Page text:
Snap's (NYSE:SNAP) stock price recently dipped after the company announced a new $1 billion debt offering. The convertible senior notes, which will be sold privately to institutional buyers, will mature in 2027.

The notes can then be converted to cash, Class A shares of Snap, or a combination of cash and stock. The interest rate, conversion rates, and other specific terms will be set when Snap prices the offering.

The initial buyers will also have an option to buy an additional $150 million in convertible notes, which could boost the total value of the offering to $1.15 billion. Snap says it could also induce some conversions of its convertible senior notes for 2025 and 2026 while it prices its latest debt offering.

Cash rains down on a young woman.

Image source: Getty Images.

The new debt offering seems to have dampened the market's enthusiasm for Snap's stock after its recent first-quarter earnings beat, but will it actually impact the company's long-term prospects?

Diving into Snap's long-term debt

Snap has issued convertible debt twice. In Aug. 2019 it raised $1.15 billion (after deducting certain fees) by selling $1.27 billion in 2026 notes. Snap's stock price has since exceeded the minimum conversion price for these notes, so they became eligible for optional conversions in the first quarter of 2021.

Then in April 2020 Snap raised $889 million by selling $1 billion in convertible notes that will mature in 2025. Snap's rising stock price also made these notes eligible for optional conversions in the first quarter.

Snap's 2025 notes bear an interest rate of 0.25%, while its 2026 notes have an interest rate of 0.75%.

Snap also entered a revolving five-year credit facility in July 2016. It raised its limit from $1.1 billion to $1.25 billion in early 2018, and the revolver's term was extended to August 2023 later that year.

How much debt does Snap have?

Snap ended the first quarter with $2.25 billion in outstanding convertible notes, which accounted for just over two-thirds of its total liabilities. This gives it a total debt-to-equity ratio of just under 2.0.

That ratio is very high for a social media company. Pinterest (NYSE:PINS) and Facebook (NASDAQ:FB) have debt-to-equity ratios of 0.16 and 0.22, respectively, and neither company is holding any term debt.

Therefore, a new $1 billion offering could propel Snap's ratio toward 2.5, depending on how many of the 2025 and 2026 notes it converts in the optional exchange agreements. However, converting too much of that older debt into new shares could further dilute Snap's stock.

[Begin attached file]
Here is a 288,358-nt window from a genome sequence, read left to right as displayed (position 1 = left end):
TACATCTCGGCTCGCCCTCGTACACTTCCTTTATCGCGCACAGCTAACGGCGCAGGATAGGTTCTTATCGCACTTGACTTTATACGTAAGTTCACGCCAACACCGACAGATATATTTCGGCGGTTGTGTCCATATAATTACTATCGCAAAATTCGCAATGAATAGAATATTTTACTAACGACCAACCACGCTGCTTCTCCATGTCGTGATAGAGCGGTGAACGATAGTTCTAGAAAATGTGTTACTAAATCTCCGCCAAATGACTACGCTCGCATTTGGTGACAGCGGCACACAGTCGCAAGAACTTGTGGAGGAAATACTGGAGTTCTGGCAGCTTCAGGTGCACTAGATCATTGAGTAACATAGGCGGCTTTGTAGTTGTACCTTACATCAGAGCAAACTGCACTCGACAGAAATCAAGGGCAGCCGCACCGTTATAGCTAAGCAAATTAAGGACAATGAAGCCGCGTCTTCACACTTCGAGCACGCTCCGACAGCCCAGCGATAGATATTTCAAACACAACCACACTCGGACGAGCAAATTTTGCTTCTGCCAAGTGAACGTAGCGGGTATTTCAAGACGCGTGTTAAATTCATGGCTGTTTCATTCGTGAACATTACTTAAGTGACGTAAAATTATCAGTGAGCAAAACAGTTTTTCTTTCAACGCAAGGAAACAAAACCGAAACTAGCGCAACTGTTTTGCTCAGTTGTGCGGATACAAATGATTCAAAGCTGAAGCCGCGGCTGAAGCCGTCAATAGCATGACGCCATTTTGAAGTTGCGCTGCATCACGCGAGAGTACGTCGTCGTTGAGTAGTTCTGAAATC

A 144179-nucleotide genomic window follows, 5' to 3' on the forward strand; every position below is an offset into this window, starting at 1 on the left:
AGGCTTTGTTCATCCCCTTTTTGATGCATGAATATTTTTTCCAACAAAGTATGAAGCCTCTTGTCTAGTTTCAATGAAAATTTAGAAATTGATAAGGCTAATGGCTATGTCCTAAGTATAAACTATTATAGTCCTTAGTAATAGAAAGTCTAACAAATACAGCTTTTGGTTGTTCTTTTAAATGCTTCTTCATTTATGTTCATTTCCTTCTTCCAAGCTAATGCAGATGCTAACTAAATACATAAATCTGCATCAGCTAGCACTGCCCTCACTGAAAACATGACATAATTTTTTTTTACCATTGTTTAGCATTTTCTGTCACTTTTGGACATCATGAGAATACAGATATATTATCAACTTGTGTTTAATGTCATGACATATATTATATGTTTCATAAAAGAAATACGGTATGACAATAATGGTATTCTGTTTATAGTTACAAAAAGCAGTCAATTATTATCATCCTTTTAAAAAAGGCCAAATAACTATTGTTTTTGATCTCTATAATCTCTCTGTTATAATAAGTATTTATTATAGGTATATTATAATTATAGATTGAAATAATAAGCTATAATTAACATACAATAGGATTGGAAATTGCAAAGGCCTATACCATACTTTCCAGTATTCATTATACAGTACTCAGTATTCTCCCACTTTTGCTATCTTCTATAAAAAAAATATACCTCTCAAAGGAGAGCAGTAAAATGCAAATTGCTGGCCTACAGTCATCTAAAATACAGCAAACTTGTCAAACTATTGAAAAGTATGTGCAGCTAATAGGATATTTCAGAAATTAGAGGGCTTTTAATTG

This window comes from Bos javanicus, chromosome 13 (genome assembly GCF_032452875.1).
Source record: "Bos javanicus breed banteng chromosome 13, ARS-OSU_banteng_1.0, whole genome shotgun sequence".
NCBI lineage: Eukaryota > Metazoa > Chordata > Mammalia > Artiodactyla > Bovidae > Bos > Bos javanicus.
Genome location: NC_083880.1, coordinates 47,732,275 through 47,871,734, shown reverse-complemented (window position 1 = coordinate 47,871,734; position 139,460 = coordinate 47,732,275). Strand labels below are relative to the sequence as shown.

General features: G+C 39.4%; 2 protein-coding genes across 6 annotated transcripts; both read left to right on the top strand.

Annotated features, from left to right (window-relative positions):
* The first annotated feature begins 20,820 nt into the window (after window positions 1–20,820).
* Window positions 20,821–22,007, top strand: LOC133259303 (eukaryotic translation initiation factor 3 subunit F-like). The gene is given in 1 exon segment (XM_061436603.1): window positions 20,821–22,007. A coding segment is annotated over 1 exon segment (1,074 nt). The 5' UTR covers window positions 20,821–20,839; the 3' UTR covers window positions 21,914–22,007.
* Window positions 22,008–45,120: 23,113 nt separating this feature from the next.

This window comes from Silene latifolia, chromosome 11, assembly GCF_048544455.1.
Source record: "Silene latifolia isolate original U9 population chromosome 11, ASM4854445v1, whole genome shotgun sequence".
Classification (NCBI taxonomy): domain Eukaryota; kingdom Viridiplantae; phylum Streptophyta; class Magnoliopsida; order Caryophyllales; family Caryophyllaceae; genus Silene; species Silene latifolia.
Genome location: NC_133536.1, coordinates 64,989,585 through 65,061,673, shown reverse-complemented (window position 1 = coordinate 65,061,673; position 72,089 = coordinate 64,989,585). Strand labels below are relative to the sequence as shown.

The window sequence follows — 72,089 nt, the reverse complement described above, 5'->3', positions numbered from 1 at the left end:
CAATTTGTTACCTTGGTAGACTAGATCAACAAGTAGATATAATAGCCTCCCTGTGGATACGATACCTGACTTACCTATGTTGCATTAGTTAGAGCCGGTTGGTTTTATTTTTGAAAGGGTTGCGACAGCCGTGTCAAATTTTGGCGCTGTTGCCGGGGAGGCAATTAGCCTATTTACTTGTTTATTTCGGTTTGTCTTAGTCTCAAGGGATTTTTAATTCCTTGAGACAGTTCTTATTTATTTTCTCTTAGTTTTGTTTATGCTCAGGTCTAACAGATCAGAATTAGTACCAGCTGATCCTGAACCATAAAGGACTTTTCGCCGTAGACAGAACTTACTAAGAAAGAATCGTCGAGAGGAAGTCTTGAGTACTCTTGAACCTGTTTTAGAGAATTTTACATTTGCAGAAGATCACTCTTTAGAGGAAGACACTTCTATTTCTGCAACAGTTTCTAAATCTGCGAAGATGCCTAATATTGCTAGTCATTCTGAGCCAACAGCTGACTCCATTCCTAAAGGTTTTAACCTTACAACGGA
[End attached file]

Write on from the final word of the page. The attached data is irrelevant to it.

SNAP Shares Outstanding Chart

Source: YCharts

Snap's number of outstanding shares has steadily risen since its IPO, mainly due to its heavy dependence on stock-based compensation, and will likely keep rising for the foreseeable future.

Did Snap need to generate fresh cash?

If we track Snap's net losses and negative free cash flow (FCF) over the past three years, we'll notice its debt offerings in 2019 and 2020 kept it solvent.

Metric

2018

2019

2020

Net Loss

($1.26 billion)

($1.03 billion)

($945 million)

Free Cash Flow

($810 million)

($341 million)

($225 million)

Cash and Equivalents

$387 million

$520 million

$546 million

Marketable Securities

$862 million

$1.59 billion

$1.99 billion

Data source: Snap.

Snap won't turn profitable on a GAAP basis anytime soon, but it generated a positive FCF of $126 million in the first quarter of 2021 -- marking the first time its free cash flow ever turned positive.

That key improvement, which was driven by Snapchat's 22% year-over-year growth in daily active users (DAUs), its rising ad prices, and its declining infrastructure costs per DAU, indicate it will eventually eliminate its dependence on debt offerings to stay afloat.

But for now Snap still needs to buy itself more time. Raising another $1 billion will give Snap more cash to expand its augmented reality and social commerce ecosystems with fresh investments and acquisitions. It could also support Spotlight, Snapchat's TikTok challenger, with more cash prizes for viral short videos.

I'm not worried about Snap's debt yet

Snap's dependence on convertible debt offerings is noteworthy, but I'm not worried about its rising debt levels yet. Snapchat is still growing at a healthy rate, its ecosystem is expanding, and it still expects to grow its annual revenue by about 50% over the next few years.

 
This article represents the opinion of the writer, who may disagree with the “official” recommendation position of a Motley Fool premium advisory service. We’re motley! Questioning an investing thesis -- even one of our own -- helps us all think critically about investing and make decisions that help us become smarter, happier, and richer.